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Development of the sheep ovary during fetal and early neonatal life and the effect of fecundity genes.
Year:
1995
Authors :
Braw-Tal, Ruth
;
.
Volume :
49
Co-Authors:
McNatty, K.P., Wallaceville Animal Research Centre, Upper Hutt, New Zealand.
Smith, P., Wallaceville Animal Research Centre, Upper Hutt, New Zealand.
Hudson, N.L., Wallaceville Animal Research Centre, Upper Hutt, New Zealand.
Heath, D.A., Wallaceville Animal Research Centre, Upper Hutt, New Zealand.
Tisdall, D.J., Wallaceville Animal Research Centre, Upper Hutt, New Zealand.
O, W.S., Wallaceville Animal Research Centre, Upper Hutt, New Zealand.
Braw-Tal, R., Wallaceville Animal Research Centre, Upper Hutt, New Zealand.
Facilitators :
From page:
123
To page:
135
(
Total pages:
13
)
Abstract:
In female sheep fetuses, the mesonephros and genital ridge can be identified at days 20 and 23 of gestation (term = 145 days), respectively. Moreover oogonia can be observed at the genital ridge from as early as day 23. Around day 55 of gestation, some germ cells enter meiosis coincident with the arrival of mesonephric-derived somatic cells (i.e. the rete ovarii). From day 75, 100, 120 and 135 of gestation, primordial (one layer of flattened granulosa cells), primary (one complete layer of cuboidal granulosa cells; early preantral), secondary (preantral) and tertiary (antral) follicles, respectively, develop within the innermost regions of the ovarian cortex. During the early neonatal period highly variable numbers of antral follicles may be present. After examination of Booroola fetuses from day 28 of gestation, it seems that the FecBB gene is associated with retarded development of the heart (day 28) mesonephros (days 30-40) and from day 30 to early neonatal life, the ovary. With respect to the ovary, fewer oogonia (days 30-40), primordial follicles (day 75-90) and growing follicles (day 120 to 6 weeks after birth) have been observed in females carrying the FecBB gene. By contrast, the FecBB gene is not associated with differences in plasma gonadotrophin or immunoreactive inhibin until early neonatal life. In Inverdale (I) fetuses heterozygous for the FecXI gene (I+), retarded germ cell development was observed at days 40 and 90 of gestation. In putative homozygous carriers (II) of the Inverdale gene, germ cell development appeared normal until day 100, but thereafter from day 120 normal secondary follicles were not observed, although many abnormal follicular-like structures were present. In both I+ and II fetuses no obvious differences in gonadotrophin concentrations have been noted. Collectively, the evidence suggests that the fecundity genes FecBB and FecXI, which affect ovulation rate in sexually mature females, are regulating organ differentiation or germ cell maturation or both processes during fetal life.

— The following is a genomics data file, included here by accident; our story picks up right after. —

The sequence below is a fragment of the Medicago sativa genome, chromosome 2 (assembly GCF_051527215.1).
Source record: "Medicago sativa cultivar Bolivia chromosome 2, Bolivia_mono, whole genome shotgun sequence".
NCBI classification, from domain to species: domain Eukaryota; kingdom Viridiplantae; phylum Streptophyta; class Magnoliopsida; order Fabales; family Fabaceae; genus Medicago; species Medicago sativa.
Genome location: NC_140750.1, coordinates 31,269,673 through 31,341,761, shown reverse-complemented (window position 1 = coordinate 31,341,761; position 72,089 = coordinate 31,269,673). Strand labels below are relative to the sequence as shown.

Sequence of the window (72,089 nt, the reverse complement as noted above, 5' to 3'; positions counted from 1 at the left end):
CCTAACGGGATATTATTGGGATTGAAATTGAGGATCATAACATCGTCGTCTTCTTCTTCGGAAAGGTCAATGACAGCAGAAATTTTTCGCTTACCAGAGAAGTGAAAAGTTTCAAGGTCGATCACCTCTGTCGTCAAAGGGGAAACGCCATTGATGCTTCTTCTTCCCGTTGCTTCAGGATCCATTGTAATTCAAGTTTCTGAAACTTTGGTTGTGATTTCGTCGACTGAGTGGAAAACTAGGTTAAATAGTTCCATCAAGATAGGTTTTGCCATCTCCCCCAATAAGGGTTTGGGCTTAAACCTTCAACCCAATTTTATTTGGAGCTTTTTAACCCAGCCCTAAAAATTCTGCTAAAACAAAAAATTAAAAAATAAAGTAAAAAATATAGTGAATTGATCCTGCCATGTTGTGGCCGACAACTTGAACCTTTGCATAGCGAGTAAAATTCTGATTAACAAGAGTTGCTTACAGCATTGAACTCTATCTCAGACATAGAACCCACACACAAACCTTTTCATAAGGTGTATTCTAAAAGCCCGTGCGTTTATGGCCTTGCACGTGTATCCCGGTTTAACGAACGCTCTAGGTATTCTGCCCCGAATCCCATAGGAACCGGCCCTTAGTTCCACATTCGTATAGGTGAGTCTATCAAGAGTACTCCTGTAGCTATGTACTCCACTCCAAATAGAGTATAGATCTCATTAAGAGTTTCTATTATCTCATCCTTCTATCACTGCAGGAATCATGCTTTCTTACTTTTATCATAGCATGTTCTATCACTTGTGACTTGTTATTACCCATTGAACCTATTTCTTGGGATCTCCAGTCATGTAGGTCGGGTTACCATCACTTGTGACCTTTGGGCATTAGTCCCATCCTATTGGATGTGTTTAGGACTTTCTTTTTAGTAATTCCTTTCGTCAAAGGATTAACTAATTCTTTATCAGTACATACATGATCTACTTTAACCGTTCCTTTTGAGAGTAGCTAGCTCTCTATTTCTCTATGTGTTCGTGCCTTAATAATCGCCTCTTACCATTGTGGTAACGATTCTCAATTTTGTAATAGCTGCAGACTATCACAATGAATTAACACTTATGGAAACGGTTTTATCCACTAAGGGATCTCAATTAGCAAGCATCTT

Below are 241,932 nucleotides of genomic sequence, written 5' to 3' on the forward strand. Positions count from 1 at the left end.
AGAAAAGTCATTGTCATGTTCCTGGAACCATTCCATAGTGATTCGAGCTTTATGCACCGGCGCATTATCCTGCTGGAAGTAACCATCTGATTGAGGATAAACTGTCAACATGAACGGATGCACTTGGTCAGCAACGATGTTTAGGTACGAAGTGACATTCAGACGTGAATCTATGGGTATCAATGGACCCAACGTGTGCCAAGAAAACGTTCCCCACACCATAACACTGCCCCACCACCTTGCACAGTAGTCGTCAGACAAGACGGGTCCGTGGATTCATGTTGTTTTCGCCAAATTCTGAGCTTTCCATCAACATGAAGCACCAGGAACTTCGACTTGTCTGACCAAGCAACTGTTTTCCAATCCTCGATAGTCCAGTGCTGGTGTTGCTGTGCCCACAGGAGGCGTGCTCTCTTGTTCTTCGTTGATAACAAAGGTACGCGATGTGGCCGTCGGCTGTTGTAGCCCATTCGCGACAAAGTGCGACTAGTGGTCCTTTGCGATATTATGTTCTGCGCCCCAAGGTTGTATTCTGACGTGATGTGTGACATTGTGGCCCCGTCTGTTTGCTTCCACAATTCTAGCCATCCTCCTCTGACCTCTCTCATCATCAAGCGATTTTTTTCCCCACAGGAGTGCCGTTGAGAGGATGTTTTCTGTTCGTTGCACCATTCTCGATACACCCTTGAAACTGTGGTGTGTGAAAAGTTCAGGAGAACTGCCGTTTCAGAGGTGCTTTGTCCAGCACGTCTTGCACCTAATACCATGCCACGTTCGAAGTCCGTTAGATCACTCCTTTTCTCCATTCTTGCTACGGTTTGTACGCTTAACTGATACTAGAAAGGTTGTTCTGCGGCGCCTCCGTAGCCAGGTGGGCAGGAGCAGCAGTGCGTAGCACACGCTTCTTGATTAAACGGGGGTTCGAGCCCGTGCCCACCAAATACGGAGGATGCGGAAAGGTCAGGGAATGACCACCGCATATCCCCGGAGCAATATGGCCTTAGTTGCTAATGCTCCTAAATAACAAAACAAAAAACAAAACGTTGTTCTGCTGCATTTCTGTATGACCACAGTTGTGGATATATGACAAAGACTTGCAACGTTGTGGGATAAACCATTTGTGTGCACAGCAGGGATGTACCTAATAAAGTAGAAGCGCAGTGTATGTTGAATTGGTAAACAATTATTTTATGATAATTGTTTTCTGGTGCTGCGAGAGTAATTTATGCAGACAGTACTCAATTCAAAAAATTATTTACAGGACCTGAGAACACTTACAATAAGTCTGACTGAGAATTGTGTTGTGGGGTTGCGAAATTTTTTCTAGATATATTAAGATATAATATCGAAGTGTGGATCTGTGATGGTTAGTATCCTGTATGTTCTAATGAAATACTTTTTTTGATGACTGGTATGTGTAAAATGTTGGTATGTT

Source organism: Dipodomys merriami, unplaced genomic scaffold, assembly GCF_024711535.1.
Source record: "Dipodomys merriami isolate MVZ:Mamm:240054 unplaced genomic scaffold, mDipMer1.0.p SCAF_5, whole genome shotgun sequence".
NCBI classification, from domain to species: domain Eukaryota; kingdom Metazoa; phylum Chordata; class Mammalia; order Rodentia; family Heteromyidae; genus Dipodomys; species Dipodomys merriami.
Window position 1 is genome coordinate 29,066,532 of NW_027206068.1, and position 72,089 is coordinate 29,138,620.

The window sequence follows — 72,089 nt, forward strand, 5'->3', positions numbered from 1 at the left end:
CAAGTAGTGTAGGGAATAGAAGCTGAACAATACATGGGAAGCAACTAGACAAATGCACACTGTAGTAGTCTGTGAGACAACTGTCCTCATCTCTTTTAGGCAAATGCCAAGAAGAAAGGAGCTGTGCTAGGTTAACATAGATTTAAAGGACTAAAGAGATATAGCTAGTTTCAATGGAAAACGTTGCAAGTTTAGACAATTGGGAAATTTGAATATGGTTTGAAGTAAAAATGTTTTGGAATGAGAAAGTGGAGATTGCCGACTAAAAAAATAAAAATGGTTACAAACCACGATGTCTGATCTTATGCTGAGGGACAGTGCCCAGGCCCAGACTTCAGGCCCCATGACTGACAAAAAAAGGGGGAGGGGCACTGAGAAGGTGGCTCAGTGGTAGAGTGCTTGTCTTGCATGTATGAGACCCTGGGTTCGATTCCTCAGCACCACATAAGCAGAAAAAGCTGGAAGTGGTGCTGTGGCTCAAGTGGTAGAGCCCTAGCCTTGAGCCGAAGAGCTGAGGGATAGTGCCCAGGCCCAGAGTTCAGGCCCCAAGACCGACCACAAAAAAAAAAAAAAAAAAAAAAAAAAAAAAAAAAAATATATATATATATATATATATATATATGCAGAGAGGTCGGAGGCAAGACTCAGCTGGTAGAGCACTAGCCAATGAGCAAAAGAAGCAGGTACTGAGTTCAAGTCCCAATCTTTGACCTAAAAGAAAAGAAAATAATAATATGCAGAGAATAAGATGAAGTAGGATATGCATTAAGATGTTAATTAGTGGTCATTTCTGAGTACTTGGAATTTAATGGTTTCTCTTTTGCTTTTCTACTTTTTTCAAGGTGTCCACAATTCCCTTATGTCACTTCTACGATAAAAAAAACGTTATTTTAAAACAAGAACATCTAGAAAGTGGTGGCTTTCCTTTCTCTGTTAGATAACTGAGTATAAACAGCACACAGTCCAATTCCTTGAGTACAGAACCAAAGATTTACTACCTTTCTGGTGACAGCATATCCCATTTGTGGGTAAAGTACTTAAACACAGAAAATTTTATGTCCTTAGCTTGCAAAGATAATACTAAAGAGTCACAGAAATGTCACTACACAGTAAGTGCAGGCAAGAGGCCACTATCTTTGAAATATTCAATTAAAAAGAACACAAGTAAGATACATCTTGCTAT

Note:
Related Files :
Animal
Embryo and Fetal Development
Female
Genetics
Growth, Development and Aging
Review
sheep
Show More
Related Content
More details
DOI :
Article number:
Affiliations:
Database:
Scopus